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Search Results 0 to 3 of about 4 (some duplicates have been removed)
-japanese protests started causing a protest of japanese protests and those who use them. and the protests are so bad that a chinese man made the simple mistake of driving a japanese car in a chai neads city of chian and was beat sewn badly he is paralyzed. this week, a chinese minister accused a japanese vessel of target i targeting the radar on a japanese ship off of the islands, but the chinese officials are disputing it happened. now think about this, the world's second and the third largest economies playing chicken in the pacific over a dispute of uninhabited islands, but if this diplomatic disagreement were to escalate into a military obligation, the united states would be obligated by the 52-year-old treaty obligation to help the sovereignty of japan, and does that mean that north korea would come to the aid of china, but it is a quaint and admittedly alarmist experiment, because that is not how foreign wars are conducted anymore. next month marks the 10-year invasion of iraq, and the last conflict that we can think of conventional war that claimed the lives of more than 4,000 americans and b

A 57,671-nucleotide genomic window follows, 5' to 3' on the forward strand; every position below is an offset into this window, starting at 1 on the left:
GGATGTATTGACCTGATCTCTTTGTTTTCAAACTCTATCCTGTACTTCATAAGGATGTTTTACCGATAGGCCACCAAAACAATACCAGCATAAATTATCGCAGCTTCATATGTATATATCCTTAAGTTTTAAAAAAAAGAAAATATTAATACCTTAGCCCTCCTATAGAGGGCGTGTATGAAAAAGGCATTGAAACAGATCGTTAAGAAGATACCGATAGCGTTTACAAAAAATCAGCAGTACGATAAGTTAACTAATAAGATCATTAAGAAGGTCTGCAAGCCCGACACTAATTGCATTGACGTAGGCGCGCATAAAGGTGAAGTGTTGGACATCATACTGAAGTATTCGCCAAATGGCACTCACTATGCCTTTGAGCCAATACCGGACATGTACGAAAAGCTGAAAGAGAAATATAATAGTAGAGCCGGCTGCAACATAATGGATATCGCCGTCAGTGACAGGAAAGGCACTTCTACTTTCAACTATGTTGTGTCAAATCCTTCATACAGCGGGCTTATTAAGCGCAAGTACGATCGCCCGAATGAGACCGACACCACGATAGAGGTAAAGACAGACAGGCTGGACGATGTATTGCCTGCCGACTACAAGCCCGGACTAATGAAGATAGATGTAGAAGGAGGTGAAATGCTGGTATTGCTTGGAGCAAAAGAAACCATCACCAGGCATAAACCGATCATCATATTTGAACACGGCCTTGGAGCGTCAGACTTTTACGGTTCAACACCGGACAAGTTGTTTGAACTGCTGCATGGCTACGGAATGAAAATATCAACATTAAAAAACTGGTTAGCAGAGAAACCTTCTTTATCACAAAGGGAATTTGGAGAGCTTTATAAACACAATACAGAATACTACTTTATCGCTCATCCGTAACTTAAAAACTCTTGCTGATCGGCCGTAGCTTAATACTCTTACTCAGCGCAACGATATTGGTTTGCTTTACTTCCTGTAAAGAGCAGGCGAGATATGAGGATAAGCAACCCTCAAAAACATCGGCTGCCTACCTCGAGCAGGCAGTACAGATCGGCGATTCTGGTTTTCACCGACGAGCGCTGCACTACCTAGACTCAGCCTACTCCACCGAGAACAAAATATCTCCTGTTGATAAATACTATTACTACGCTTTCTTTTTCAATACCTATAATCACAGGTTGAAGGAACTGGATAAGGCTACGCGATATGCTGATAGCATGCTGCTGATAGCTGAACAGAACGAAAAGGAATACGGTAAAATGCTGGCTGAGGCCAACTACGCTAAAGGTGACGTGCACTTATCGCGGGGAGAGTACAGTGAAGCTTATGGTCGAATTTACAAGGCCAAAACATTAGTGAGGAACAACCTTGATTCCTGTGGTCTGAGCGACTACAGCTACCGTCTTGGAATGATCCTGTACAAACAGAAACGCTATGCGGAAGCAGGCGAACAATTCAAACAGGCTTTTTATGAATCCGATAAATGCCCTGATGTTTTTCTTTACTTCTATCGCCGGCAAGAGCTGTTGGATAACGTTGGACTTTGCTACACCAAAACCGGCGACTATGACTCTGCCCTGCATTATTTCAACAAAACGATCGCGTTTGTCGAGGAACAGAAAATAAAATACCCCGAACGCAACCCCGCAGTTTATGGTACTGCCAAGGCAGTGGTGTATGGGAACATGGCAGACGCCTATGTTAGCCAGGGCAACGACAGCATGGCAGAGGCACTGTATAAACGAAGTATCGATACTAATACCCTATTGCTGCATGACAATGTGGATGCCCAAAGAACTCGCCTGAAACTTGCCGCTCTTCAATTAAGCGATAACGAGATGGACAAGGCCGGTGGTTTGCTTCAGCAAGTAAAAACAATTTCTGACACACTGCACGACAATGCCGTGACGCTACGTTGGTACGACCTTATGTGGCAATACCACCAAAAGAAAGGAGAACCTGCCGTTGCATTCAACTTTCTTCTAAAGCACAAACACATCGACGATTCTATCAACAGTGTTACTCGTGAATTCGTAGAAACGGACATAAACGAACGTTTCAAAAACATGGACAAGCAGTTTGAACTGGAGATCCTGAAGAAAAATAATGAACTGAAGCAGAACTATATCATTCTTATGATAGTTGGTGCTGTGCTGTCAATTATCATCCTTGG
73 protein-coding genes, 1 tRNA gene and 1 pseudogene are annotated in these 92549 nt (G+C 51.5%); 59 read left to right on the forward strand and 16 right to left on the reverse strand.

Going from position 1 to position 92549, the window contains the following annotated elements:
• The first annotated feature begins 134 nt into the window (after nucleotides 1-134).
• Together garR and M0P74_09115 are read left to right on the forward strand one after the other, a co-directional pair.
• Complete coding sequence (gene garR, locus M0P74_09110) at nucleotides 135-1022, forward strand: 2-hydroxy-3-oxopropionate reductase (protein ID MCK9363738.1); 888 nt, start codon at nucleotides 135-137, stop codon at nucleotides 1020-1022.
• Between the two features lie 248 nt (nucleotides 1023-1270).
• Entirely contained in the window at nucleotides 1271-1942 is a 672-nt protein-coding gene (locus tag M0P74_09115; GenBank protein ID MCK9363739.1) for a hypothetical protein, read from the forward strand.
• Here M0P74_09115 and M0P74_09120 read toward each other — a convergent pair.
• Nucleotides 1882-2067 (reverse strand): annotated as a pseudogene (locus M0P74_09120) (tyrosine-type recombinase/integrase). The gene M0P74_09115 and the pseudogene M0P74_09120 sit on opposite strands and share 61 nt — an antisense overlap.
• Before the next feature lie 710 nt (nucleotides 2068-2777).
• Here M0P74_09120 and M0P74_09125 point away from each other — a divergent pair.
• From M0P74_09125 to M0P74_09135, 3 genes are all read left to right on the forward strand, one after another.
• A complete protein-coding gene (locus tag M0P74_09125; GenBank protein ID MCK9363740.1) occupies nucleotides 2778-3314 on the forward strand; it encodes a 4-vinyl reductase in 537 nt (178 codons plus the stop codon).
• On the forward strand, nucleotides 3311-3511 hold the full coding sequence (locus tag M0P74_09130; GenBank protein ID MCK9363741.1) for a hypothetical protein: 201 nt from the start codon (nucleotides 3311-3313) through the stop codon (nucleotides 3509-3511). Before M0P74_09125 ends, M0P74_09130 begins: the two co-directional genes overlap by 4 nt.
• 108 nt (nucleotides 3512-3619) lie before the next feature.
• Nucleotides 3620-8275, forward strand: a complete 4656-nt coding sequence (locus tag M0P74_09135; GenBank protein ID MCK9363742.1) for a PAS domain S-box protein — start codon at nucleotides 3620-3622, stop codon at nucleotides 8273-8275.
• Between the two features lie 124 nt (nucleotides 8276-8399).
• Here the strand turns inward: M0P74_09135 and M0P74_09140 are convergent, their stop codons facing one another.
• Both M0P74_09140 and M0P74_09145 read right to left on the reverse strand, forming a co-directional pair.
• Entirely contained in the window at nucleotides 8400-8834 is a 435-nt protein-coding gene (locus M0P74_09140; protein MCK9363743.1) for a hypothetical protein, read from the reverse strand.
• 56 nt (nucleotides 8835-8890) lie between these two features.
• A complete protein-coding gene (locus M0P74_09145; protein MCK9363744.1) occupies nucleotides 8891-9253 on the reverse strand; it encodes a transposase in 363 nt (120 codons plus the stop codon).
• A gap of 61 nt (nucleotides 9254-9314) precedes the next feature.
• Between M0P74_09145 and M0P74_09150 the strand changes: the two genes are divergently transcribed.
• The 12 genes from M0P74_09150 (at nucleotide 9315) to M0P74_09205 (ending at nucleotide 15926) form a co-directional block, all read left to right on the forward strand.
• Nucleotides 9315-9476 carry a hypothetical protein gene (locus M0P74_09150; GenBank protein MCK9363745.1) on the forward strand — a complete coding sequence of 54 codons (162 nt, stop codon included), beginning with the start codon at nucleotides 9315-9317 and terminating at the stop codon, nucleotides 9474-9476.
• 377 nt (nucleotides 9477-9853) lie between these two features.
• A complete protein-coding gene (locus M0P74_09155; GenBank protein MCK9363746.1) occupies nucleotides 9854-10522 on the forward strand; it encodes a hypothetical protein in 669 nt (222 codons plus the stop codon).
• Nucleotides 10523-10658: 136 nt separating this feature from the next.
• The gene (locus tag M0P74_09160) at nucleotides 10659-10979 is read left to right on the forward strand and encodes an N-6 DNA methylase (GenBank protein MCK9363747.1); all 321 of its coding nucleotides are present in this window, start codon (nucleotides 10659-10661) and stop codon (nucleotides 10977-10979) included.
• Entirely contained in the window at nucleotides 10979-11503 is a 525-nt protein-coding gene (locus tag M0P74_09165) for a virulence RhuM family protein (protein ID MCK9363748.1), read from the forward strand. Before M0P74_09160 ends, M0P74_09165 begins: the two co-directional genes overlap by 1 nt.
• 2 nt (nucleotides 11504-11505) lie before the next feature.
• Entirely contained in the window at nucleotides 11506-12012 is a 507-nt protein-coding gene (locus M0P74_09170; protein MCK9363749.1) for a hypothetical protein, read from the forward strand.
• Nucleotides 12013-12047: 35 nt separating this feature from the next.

delivered in the u.s. capital in this must have pomp and circumstance. president obama's first state of the union since his re-election will be ambitious in his vision and no doubt punctuated. maybe some of us watching at home will be applauding. if you are near a television, the state of the union will be unavoidable. the networks and cable news will, as always, broadcast wall-to-wall coverage of the speech. the attention given to the president's speech is indicative of everything that falls under the category, very important things required by the constitution. have you ever noticed how the constitution described the state of the union? you might be surprised to find the founders are vague and sound bored with the whole idea of it. article two, section three reads he shall from time-to-time give to the congress information of the state of the union. recommend to their consideration such measures as he may judge necessary and expedient. he may. on extraordinary occasions, convene both houses or either of them. in disagreement with them, he may adjourn them to such times he thinks pr
Search Results 0 to 3 of about 4 (some duplicates have been removed)